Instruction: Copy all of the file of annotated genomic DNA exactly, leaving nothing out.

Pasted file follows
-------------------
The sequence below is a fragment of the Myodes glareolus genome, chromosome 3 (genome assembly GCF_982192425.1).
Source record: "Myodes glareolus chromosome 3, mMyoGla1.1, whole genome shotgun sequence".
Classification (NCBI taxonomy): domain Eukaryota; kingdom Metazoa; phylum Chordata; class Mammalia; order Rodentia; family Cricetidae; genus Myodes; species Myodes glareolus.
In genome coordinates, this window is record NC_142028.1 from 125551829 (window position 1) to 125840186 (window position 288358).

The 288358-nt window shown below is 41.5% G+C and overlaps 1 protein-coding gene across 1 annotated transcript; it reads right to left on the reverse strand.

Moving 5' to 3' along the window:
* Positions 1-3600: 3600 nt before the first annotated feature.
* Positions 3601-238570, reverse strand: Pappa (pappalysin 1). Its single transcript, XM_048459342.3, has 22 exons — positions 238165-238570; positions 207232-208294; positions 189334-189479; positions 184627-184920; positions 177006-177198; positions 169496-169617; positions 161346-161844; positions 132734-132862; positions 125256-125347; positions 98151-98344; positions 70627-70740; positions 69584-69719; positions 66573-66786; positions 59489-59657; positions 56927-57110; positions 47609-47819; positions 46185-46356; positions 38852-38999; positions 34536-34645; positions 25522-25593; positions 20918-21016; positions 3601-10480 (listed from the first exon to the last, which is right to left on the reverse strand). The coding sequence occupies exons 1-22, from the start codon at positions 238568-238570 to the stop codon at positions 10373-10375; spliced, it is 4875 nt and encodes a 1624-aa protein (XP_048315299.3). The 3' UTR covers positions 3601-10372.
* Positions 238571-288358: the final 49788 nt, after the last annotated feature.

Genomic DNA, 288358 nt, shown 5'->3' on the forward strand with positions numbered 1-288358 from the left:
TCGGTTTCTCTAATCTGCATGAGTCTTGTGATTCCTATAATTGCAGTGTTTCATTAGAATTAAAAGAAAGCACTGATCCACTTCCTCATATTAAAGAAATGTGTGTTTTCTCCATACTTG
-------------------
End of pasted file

The sequence below is a fragment of the Myodes glareolus genome, chromosome 3 (genome assembly GCF_982192425.1).
Source record: "Myodes glareolus chromosome 3, mMyoGla1.1, whole genome shotgun sequence".
Classification (NCBI taxonomy): domain Eukaryota; kingdom Metazoa; phylum Chordata; class Mammalia; order Rodentia; family Cricetidae; genus Myodes; species Myodes glareolus.
In genome coordinates, this window is record NC_142028.1 from 125551829 (window position 1) to 125840186 (window position 288358).

The 288358-nt window shown below is 41.5% G+C and overlaps 1 protein-coding gene across 1 annotated transcript; it reads right to left on the reverse strand.

Moving 5' to 3' along the window:
* Positions 1-3600: 3600 nt before the first annotated feature.
* Positions 3601-238570, reverse strand: Pappa (pappalysin 1). Its single transcript, XM_048459342.3, has 22 exons — positions 238165-238570; positions 207232-208294; positions 189334-189479; positions 184627-184920; positions 177006-177198; positions 169496-169617; positions 161346-161844; positions 132734-132862; positions 125256-125347; positions 98151-98344; positions 70627-70740; positions 69584-69719; positions 66573-66786; positions 59489-59657; positions 56927-57110; positions 47609-47819; positions 46185-46356; positions 38852-38999; positions 34536-34645; positions 25522-25593; positions 20918-21016; positions 3601-10480 (listed from the first exon to the last, which is right to left on the reverse strand). The coding sequence occupies exons 1-22, from the start codon at positions 238568-238570 to the stop codon at positions 10373-10375; spliced, it is 4875 nt and encodes a 1624-aa protein (XP_048315299.3). The 3' UTR covers positions 3601-10372.
* Positions 238571-288358: the final 49788 nt, after the last annotated feature.

Genomic DNA, 288358 nt, shown 5'->3' on the forward strand with positions numbered 1-288358 from the left:
TCGGTTTCTCTAATCTGCATGAGTCTTGTGATTCCTATAATTGCAGTGTTTCATTAGAATTAAAAGAAAGCACTGATCCACTTCCTCATATTAAAGAAATGTGTGTTTTCTCCATACTTG